The National Statistics Institute, which is housed in a glassy-looking edifice on the Paseo de la Castellana in Madrid

The National Statistics Institute, which is housed in a glassy-looking edifice on the Paseo de la Castellana in Madrid.


A few years ago, I could have imagined an imaginary world of catastrophe but also triumph. In fact, I did imagine it. Not that this was in a serious manner, you understand. One of the catastrophes involved the National Statistics Institute, which is housed in a glassy-looking edifice on the Paseo de la Castellana in Madrid. At night, there is a multi-coloured effect. The institute ranges from yellows to reds, from blues to greens, from purples to browns, from greys to blacks. There must be a statistical probability attached to how many colours the institute can be, as indeed there had to have been (was) for the unfortunate catastrophe I had imagined - that of the institute blowing up.

There was to be, I had forecast, an initial explosion of the main mainframe computer, the consequence of the sheer volume of data it was expected to process. This was to result in a chain reaction, with tourist spending statistical data scattered over a one hundred square kilometre area, such was the force of the blast generated by all that data that had been waiting to burst out like a volcanic eruption of pent-up statistical lava. Statisticians, I suggested, had placed a 0.01% greater chance of this catastrophe having happened at the time when it did compared with the same month of the previous year.

There is currently, and sadly enough for the institute, far less of a risk of an explosion. There is perhaps greater danger of implosion for a statistical system inwardly collapsing through a lack of data, although this is doubtful. As one statistical door closes - that of tourism, for example - another opens. Several in fact, each of them analyses to do with the C-words. One such purposeful exercise might be that of the statistical probability (improbability) of any collection of thirty or so words not containing either of the C-words. Such is their ubiquity and the thirst for information that one fears for a situation akin to that which "The IT Crowd" had once advanced. "If you type Google into Google, you can break the internet." No, if you type either of the C-words into Google, you will indeed break the internet.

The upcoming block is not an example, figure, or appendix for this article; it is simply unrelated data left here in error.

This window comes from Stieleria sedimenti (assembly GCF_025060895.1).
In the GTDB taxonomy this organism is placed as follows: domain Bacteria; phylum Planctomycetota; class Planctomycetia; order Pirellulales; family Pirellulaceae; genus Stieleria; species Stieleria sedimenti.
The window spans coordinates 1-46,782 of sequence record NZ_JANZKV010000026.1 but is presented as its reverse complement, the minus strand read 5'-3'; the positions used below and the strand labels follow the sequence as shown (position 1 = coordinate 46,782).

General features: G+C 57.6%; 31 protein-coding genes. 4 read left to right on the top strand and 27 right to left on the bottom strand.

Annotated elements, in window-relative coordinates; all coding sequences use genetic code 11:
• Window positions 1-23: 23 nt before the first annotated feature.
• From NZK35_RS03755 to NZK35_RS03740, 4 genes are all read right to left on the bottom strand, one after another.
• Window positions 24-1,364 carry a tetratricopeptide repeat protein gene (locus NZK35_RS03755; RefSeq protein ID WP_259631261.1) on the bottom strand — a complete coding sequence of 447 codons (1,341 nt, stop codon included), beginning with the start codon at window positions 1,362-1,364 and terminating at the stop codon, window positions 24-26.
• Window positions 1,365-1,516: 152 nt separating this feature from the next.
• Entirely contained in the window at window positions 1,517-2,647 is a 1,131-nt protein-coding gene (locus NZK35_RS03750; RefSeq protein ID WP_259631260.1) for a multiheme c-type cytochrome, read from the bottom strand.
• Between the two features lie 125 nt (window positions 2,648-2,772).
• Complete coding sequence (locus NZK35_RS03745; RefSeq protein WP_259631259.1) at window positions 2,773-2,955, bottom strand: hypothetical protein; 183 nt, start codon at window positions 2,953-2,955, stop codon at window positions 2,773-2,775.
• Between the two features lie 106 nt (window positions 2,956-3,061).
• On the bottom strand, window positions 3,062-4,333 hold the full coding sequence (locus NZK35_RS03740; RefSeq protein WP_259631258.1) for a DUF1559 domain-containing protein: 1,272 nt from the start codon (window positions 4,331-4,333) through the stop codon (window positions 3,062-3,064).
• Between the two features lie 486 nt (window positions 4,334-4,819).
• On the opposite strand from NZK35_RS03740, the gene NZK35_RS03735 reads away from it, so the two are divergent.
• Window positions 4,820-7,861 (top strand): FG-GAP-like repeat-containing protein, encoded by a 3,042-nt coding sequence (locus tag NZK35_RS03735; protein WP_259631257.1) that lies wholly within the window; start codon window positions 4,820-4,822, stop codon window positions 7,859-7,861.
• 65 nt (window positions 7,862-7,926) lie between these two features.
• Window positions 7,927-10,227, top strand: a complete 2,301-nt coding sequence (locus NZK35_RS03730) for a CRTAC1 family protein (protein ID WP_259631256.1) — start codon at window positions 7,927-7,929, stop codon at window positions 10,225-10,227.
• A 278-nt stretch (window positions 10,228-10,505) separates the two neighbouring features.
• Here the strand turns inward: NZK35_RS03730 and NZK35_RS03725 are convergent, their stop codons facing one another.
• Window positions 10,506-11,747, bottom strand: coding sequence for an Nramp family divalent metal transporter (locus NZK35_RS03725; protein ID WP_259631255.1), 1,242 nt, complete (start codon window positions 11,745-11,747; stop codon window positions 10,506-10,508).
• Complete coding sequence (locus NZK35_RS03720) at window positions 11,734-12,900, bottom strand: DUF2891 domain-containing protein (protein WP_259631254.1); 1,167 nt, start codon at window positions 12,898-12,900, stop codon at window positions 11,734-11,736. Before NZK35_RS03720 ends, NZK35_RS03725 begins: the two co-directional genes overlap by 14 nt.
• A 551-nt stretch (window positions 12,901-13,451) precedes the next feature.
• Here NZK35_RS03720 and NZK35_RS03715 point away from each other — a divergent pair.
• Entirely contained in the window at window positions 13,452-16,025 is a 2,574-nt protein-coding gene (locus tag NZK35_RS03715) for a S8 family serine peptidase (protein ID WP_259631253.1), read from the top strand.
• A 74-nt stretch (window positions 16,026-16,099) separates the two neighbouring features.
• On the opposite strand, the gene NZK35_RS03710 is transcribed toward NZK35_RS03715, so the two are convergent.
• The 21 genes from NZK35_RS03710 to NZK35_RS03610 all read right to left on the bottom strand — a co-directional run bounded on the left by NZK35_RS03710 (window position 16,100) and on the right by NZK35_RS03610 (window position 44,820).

I am personally attempting to avoid the use of these C-words, glossing over them with another one. Crisis and crisis alone. It is probable that crisis by itself can explain everything. Statisticians would probably place a 98.89% probability on everyone understanding what the crisis refers to without resort to having to mention the other C-words.

One waits with rather warped fascination for the institute to produce its March tourism statistics. There will be greater fascination when it comes to April's, as there won't be any. What happens to those people who the institute organises to ask tourists at airports, ports and border crossings about how much they have spent? Will they have been subject to an ERTE? Or will they have been gainfully reallocated to quizzing members of the public about C-word-related matters? Bit tricky you would think, what with confinement (oops, there goes one of the C-words), social distancing and non-essential activities. Still, statistical gathering is doubtless classified as being essential, even if there's no one in public to ask.

But moving on from the imagined catastrophe, there was the triumph. I placed a date on it - the final day of August, 2016. This was when the transformation of Magalluf into Meliá New Town was complete. The final ever drunken British tourist was afforded a guard of honour by the local police as he staggered along Punta Ballena at six in the morning, his shorts suitably lowered and a tattooed backside being warmed by the balmy dawn air. Accompanied by Calvia's band of pipers and whistlers, mayor Rodríguez was able to announce that Magalluf had been reclaimed and that the occupation by drunken tourism was at an end.

A triumph, most certainly, but the ceremony didn't go entirely well for the mayor. Baz, that final tourist, flung an arm around the mayor, told him he was his best mate before there was the devastating impact of the curry on top of the twenty pints of lager and a dozen Jägerbombs. The mayor was to face a hefty laundry bill and need several hours under the shower. Even so, he was to realise how right he had been about the changing face and backside of Magalluf.

It does now seem all a bit redundant, doesn't it, the business with the tourism of excesses decree, which might have ushered in the mayor's triumph four years after I had imagined it. All in all, you might think that it could now be a case of beggars can't be choosers. So much for the excesses decree, while the National Statistics Institute will need to find someone - anyone - at the airport to ask about their spending.


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